10 December 2014
Film review: Mississippi Masala (1991) by Mira Nair, ****
The story of an Indian family who after always having lived in Uganda, Africa, are forced to leave under the orders of dictator Idi Amin when he declares that Africa belongs only to 'black' Africans. The lawyer, his wife and little girl Mina, move to Mississippi where again, years later, racism presents problems. This time between the Indian and American/African community, coming to a head when the now 24-year-old Mina falls in love with a black carpet cleaner. 'Masala' in the film means a 'mixture of hot spices' which is how Mina sees herself through having come from such a rich mixture of cultural backgrounds.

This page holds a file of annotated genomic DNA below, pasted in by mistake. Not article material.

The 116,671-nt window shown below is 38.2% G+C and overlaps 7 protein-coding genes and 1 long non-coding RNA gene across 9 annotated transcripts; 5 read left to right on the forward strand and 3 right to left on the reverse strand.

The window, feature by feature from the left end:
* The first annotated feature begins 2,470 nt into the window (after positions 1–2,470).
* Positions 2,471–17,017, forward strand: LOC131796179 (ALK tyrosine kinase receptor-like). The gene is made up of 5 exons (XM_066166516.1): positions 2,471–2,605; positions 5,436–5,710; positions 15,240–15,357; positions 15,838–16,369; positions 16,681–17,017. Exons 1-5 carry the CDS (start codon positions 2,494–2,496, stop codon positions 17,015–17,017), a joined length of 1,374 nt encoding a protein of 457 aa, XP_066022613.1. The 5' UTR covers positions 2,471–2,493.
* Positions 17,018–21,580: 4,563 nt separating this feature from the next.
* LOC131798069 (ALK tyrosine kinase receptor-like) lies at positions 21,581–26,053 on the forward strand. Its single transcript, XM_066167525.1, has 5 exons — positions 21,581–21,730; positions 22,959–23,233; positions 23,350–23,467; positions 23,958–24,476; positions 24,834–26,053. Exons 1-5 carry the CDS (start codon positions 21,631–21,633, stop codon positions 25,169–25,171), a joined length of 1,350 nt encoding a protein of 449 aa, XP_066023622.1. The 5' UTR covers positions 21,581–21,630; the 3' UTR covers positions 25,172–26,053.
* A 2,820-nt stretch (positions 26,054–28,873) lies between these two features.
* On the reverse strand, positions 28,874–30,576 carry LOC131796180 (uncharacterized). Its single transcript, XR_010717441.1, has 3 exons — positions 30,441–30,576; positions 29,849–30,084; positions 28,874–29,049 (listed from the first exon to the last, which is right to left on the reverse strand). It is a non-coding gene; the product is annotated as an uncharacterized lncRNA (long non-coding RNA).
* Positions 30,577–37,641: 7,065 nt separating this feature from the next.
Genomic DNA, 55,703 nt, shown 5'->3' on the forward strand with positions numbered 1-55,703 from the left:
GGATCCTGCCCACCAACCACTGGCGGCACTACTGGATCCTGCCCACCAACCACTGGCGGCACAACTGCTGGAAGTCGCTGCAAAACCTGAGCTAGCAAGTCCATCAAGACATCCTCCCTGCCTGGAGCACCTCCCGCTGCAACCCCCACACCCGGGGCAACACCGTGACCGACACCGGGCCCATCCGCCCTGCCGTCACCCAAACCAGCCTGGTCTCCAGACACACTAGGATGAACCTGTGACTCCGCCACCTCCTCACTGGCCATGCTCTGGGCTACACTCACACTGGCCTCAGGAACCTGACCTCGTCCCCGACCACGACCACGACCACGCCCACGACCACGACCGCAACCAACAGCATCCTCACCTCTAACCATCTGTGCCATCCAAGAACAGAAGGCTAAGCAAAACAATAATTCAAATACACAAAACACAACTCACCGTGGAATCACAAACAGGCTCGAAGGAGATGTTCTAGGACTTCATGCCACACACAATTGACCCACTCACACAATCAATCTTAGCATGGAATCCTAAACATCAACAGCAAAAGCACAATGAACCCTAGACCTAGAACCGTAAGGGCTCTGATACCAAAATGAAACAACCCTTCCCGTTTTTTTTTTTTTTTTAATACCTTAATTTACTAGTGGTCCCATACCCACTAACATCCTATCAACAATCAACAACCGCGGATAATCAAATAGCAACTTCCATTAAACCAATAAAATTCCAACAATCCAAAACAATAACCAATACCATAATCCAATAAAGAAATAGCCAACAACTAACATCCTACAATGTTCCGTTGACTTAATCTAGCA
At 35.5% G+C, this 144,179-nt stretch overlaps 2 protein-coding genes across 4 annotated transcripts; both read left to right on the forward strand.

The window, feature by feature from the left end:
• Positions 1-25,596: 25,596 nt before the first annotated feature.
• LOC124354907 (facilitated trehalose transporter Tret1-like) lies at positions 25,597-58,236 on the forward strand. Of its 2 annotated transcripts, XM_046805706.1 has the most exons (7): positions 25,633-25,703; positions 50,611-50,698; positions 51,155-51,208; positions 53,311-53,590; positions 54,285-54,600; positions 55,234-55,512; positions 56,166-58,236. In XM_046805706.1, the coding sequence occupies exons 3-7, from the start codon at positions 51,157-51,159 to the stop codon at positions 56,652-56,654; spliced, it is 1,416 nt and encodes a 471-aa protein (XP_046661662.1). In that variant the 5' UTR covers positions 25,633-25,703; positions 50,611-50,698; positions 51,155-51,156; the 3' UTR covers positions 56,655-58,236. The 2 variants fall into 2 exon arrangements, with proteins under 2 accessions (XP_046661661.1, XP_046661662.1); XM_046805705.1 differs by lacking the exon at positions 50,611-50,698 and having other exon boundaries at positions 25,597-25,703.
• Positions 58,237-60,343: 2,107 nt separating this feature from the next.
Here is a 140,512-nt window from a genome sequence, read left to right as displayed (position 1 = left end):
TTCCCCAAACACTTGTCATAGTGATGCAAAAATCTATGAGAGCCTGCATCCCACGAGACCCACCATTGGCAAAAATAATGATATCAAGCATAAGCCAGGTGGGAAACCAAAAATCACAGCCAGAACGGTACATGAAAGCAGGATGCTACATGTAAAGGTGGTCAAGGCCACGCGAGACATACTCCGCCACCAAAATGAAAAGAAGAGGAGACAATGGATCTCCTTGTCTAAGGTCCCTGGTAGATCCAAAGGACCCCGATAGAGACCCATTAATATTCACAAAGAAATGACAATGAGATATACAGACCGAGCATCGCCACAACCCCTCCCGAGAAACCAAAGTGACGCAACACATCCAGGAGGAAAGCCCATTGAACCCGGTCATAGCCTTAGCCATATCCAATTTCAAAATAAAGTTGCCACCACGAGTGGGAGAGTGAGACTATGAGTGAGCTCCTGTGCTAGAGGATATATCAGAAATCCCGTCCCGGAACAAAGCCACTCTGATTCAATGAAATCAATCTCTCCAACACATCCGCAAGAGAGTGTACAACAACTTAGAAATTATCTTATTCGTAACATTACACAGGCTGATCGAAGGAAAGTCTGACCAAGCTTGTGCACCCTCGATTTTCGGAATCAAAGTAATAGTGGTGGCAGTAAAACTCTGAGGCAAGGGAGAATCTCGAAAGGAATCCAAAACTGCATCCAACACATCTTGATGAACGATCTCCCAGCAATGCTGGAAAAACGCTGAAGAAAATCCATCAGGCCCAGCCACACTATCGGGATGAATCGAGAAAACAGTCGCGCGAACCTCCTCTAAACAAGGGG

This is a film about globalization that was shot before people started talking about the term. Indians from Africa move to America to meet descendants of slaves and contribute to the melting pot that makes America great. The plot may not be super original (boy loves girl, girl loves boy, girl's parents are not happy) but the context is. It made me feel of "Guess who is coming to dinner" and it could almost be considered a remake. of course, in a different context and twenty-five years later. But the romance drama intermixed with the racial friction makes it very current and as I watch it in 2014 it is ever so relevant!
See my other reviews of films about India in this blog.